Employers are also awaiting regulations from the IRS indicating how it will enforce a $100/day excise tax per plan participant on "discriminatory" health plans. This tax effectively bans health plans that provide better benefits for those in the top 25% of pay than are provided to those in the bottom 75% of pay, but the rules are not being enforced pending further guidance because it is so easy to inadvertently fail to comply and because the penalty is so disproportionate to the infraction.
One of the ways Obamacare was rendered "affordable" by Congress was by having the states establish insurance exchanges and run much of the day-to-day administrative tasks through them. However, because the federal government does not have constitutional authority to force states to do this, Congress adopted a carrot and stick approach. A significant carrot is that certain premium subsidies are available to lower income individuals through exchanges "established by the State under section 1311." A stick is that, if a state does not create an exchange, the federal government will do so and further, the language of the law enacted by Congress provides no premium subsidies for low income individuals under federal exchanges, which are established under section 1321 of the law.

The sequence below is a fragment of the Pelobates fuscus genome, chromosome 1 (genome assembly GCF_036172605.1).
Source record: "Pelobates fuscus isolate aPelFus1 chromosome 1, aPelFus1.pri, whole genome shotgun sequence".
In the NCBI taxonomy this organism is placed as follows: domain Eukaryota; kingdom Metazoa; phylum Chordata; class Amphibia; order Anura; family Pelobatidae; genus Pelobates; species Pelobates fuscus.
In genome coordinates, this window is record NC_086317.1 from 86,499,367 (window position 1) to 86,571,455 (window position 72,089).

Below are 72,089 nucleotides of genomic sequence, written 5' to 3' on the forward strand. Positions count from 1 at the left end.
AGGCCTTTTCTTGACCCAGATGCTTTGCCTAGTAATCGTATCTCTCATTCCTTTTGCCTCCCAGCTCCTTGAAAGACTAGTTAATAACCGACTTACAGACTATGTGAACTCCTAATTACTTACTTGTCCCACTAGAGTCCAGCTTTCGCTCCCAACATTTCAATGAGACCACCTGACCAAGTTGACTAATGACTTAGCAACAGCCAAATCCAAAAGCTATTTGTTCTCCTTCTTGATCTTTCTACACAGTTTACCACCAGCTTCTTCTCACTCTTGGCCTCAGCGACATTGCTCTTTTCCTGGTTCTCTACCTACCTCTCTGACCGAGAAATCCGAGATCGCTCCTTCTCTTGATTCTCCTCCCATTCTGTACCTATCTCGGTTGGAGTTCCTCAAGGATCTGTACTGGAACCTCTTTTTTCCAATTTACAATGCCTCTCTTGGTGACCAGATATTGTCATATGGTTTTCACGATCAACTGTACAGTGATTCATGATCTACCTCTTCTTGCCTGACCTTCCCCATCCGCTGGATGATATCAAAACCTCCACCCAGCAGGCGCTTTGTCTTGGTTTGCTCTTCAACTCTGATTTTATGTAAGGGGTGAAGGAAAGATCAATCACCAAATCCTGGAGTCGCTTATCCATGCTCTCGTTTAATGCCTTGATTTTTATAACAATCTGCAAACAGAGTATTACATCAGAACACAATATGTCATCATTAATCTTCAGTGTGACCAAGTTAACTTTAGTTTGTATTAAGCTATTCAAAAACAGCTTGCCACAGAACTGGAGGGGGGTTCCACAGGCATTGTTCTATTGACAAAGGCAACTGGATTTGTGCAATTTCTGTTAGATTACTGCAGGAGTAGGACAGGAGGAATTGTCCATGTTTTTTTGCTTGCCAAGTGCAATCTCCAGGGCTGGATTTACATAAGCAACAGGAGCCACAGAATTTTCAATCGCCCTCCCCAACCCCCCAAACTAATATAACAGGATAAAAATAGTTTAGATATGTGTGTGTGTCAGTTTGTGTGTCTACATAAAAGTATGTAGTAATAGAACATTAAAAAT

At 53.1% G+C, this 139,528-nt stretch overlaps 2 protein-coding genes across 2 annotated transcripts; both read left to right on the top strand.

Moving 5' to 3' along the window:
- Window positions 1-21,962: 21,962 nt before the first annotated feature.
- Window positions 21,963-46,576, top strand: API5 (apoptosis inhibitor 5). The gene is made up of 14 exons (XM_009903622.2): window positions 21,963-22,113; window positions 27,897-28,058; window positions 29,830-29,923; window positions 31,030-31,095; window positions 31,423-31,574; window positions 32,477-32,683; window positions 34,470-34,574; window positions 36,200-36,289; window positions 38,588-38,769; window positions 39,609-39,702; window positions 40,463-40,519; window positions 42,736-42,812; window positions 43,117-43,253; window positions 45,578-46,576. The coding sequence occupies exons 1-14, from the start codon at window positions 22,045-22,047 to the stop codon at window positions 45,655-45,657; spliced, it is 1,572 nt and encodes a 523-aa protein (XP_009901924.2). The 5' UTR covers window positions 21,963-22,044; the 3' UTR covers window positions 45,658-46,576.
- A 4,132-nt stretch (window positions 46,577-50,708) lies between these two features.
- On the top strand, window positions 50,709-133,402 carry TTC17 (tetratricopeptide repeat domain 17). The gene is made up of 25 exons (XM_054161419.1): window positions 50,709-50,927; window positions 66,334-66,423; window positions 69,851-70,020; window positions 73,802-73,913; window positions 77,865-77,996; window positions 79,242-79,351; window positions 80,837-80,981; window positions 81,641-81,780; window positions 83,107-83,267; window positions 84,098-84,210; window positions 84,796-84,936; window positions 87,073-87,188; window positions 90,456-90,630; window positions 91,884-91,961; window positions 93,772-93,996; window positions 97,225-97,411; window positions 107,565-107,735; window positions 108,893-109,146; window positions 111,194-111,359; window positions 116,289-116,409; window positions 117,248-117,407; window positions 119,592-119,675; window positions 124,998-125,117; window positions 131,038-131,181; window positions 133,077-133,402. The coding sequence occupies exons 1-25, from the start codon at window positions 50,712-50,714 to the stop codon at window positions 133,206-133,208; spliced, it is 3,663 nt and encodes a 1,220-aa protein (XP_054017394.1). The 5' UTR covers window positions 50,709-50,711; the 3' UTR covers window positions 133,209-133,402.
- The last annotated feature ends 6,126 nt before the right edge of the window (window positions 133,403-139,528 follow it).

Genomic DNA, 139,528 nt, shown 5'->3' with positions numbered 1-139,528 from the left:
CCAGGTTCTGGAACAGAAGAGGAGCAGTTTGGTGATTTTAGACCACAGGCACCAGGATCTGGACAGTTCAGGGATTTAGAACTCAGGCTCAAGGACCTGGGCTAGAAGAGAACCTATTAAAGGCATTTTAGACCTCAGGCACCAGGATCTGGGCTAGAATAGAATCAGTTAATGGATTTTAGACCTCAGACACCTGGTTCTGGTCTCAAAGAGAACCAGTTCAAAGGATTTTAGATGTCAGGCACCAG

It is of interest that the IRS has issued guidance indicating it will provide premium subsidies under both state and federal exchanges. A working paper challenging this interpretation was issued earlier this year by Case Western Reserve University Law School, arguing that this IRS interpretation could be an $800 billion issue and determine the outcome of Obamacare. According to the working paper, under the plain language of the law, neither the individual nor employer "shared responsibility" penalties can be assessed in states where only the federal exchange has been implemented. It is anticipated that this issue will eventually receive judicial scrutiny and for the time being it is one of the unknowns as health care reform continues to evolve.